By Randy Corradine,
Director of Diversity, Equity, and Inclusion
Dear Friends, Colleagues, and Co-Conspirators,
Honor King’s Full Legacy
King’s legacy is more than a dream speech. King had radical ideas. Radical enough to have the audacity to hope. Extreme enough to believe that people with the most racist beliefs can have their convictions changed by radical love. King’s radical love was his courageous faith in the divine morality that compels people to build or restore relationships.
King’s humanity was complicated. King was a flawed and imperfect person. He was full of frailties, hopes, dreams, and love. We must honor the person, not just the myth, to honor his entire legacy. Mythologized parts of King’s legacy can be rabbit holes of quips and quotes on the interwebs, often redlining the radical out of King; other parts are merchandised for cultural amnesia and/or marketed for political consumption.
King’s legacy is the love and transformation he left behind. King’s day reminds us that the movement is marching on for the struggle to get to the Promised Land. For many, King’s day is a day on, not off. To paraphrase a civil rights matriarch, “Social justice is the job of each of us. Justice is for the living.” The struggle goes on, and King’s people march on. Be inspired by King’s entire legacy to aspire to overcome flaws and failures and rise to our best future. Be in service, however that looks.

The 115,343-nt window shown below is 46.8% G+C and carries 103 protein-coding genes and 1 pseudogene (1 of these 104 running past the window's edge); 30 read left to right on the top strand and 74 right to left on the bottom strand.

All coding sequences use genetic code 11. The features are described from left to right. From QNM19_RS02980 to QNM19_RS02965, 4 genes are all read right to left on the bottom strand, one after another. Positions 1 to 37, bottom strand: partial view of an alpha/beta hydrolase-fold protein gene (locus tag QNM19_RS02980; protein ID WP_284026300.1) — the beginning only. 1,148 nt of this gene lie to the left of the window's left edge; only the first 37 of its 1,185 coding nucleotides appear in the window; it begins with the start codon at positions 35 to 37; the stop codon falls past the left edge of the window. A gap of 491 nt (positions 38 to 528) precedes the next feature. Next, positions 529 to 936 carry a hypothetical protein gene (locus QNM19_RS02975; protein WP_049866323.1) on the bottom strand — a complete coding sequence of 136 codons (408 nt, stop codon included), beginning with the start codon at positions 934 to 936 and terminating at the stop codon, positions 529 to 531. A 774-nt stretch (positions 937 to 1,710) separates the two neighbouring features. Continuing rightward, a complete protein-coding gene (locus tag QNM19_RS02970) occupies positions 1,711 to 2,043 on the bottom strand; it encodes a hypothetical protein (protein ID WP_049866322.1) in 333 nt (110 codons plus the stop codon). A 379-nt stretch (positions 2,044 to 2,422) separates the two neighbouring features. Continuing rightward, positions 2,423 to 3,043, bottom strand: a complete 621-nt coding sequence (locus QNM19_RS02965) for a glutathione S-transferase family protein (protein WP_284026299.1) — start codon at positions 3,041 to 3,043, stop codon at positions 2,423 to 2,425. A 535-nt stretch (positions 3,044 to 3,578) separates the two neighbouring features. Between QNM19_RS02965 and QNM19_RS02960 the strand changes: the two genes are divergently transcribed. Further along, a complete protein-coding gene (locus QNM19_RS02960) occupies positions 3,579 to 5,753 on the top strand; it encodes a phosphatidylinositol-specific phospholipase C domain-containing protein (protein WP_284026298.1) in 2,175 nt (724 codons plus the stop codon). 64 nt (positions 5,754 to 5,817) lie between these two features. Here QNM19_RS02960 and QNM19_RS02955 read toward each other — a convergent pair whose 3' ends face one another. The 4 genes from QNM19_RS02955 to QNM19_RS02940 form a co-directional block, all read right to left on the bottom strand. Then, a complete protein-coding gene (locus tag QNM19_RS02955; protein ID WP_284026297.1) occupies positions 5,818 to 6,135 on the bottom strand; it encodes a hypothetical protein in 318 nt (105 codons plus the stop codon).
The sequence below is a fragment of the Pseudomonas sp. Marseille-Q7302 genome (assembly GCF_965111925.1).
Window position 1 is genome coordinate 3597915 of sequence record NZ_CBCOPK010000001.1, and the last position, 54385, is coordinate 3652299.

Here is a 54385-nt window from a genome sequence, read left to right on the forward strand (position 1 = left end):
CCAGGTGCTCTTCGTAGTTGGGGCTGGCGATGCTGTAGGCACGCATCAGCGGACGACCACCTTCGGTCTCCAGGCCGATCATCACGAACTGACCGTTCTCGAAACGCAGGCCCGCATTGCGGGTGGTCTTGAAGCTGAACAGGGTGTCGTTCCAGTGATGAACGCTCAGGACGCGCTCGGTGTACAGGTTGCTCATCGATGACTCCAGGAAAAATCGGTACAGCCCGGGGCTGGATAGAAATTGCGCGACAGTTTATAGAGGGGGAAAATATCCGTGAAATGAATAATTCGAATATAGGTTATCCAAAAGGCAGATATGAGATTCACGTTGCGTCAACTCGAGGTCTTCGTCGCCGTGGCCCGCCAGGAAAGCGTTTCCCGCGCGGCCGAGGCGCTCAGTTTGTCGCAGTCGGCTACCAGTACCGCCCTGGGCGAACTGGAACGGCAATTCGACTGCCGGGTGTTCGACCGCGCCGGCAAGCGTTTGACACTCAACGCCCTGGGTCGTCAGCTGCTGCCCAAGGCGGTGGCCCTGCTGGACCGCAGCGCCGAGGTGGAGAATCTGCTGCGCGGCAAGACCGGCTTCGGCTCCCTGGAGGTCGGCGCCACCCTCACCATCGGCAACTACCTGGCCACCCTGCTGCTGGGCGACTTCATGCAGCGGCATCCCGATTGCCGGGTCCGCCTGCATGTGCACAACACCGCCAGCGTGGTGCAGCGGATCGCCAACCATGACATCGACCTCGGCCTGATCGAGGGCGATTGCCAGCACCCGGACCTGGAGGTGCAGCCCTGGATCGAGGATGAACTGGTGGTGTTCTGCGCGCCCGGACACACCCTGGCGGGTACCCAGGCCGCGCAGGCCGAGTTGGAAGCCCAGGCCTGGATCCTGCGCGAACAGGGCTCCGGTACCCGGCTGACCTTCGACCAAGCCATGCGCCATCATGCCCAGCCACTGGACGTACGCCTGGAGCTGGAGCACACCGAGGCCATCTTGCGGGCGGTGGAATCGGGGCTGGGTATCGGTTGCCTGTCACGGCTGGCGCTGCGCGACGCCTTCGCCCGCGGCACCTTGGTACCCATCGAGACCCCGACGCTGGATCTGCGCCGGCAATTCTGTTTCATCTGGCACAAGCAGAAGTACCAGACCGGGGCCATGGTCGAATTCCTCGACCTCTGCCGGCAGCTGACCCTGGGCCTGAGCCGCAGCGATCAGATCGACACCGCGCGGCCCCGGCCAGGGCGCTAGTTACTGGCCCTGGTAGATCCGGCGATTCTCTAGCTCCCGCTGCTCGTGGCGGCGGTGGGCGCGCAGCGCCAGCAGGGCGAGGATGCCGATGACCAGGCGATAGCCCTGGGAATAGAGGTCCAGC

I don’t know if I will get there with you, but my people will get to the Promise Land.Martin Luther King, I’ve Been to the Mountain Top, April 3, 1968
Randy Corradine (he/him)
Director of Diversity, Equity, and Inclusion at YouthCare